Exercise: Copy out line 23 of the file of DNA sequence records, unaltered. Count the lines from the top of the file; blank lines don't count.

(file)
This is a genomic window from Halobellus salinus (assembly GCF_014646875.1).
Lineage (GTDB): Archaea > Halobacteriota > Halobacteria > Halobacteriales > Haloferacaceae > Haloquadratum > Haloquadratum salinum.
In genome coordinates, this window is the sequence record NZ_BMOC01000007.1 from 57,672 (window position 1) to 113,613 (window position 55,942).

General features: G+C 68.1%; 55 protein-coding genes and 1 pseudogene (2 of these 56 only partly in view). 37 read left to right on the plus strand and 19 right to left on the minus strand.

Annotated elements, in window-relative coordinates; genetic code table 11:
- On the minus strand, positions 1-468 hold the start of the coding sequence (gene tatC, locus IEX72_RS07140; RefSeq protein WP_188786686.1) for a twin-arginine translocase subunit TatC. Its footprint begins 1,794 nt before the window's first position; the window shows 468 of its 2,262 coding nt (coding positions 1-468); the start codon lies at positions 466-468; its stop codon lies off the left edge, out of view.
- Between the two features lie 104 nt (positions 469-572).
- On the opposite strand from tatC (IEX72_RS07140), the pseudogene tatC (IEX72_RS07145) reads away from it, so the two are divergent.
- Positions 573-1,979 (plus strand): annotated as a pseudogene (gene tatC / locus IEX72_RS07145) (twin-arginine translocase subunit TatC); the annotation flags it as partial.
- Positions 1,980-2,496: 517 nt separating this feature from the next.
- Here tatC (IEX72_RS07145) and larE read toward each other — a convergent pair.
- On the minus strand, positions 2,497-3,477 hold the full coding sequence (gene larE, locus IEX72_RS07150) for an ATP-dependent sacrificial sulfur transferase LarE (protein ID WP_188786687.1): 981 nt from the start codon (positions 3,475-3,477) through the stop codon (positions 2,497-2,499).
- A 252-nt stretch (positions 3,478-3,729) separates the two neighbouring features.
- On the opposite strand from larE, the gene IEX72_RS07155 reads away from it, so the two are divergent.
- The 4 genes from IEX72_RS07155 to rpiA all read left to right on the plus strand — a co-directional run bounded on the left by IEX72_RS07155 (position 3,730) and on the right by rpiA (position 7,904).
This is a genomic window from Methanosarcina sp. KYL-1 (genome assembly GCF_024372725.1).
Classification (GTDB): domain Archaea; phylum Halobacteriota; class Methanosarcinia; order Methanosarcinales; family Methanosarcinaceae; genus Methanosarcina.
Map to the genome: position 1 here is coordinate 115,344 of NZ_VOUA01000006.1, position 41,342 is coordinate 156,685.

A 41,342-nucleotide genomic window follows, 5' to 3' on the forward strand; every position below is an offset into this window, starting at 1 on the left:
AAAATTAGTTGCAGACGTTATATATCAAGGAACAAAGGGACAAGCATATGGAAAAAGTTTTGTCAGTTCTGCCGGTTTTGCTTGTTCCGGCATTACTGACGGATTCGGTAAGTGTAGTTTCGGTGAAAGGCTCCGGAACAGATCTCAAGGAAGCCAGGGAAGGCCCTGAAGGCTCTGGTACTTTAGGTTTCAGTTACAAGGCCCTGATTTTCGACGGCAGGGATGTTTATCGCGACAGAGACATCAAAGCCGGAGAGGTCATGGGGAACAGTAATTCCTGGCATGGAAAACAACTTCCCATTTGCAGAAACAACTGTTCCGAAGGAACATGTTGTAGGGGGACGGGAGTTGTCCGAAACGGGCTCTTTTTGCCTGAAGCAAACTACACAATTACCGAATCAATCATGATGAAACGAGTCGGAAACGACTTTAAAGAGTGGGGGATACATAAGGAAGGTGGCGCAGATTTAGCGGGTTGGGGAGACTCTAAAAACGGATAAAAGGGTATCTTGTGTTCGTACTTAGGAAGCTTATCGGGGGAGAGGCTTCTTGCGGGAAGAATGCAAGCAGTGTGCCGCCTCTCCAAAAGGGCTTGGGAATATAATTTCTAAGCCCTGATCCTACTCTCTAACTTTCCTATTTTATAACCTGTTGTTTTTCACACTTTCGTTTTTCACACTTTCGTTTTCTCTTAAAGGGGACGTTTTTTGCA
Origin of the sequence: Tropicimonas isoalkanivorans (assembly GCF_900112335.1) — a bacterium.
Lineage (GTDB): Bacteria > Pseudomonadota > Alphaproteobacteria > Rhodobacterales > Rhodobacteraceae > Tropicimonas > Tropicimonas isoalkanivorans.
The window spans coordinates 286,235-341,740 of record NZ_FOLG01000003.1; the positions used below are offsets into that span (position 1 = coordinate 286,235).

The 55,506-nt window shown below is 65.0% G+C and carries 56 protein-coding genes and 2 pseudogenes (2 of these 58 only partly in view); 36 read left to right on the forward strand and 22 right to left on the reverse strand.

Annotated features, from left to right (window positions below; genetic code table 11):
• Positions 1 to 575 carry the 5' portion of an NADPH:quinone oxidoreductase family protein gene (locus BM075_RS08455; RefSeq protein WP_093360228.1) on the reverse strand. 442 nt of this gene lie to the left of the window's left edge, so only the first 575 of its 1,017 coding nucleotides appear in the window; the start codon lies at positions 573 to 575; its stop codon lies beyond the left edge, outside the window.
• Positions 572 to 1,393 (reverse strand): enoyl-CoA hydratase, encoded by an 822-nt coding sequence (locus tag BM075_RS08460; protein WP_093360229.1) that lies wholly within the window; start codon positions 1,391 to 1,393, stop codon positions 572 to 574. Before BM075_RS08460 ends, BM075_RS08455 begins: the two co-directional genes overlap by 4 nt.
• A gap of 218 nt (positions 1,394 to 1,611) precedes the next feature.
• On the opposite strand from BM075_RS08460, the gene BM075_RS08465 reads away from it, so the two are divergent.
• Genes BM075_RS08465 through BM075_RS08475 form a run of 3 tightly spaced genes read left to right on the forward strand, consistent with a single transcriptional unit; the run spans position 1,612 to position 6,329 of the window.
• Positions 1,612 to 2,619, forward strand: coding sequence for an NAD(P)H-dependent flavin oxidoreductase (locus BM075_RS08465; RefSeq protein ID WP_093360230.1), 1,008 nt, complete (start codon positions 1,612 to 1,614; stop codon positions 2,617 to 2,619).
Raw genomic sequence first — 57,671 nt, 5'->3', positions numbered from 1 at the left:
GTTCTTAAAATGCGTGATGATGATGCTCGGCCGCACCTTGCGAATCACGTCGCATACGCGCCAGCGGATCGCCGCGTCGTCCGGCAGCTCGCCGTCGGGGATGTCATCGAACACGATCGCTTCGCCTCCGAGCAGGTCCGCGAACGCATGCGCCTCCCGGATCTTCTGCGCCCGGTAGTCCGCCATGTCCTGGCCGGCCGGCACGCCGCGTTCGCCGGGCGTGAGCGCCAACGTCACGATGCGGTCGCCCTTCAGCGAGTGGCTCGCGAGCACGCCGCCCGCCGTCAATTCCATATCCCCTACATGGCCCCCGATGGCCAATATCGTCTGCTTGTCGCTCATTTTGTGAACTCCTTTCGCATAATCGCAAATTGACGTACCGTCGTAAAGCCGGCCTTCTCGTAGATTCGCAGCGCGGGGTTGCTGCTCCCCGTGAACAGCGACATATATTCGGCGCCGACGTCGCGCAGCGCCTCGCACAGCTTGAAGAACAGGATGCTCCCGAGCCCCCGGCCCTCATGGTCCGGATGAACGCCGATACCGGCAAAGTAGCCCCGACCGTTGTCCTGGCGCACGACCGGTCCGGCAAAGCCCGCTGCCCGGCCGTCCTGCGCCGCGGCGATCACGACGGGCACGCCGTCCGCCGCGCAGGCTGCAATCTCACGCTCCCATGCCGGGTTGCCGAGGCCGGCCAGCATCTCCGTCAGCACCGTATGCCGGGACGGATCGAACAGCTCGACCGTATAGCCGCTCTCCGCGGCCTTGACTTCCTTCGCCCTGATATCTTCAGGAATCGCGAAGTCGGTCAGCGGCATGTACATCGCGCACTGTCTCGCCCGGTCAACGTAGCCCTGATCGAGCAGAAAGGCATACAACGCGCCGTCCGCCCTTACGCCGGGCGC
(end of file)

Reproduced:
The window spans coordinates 286,235-341,740 of record NZ_FOLG01000003.1; the positions used below are offsets into that span (position 1 = coordinate 286,235).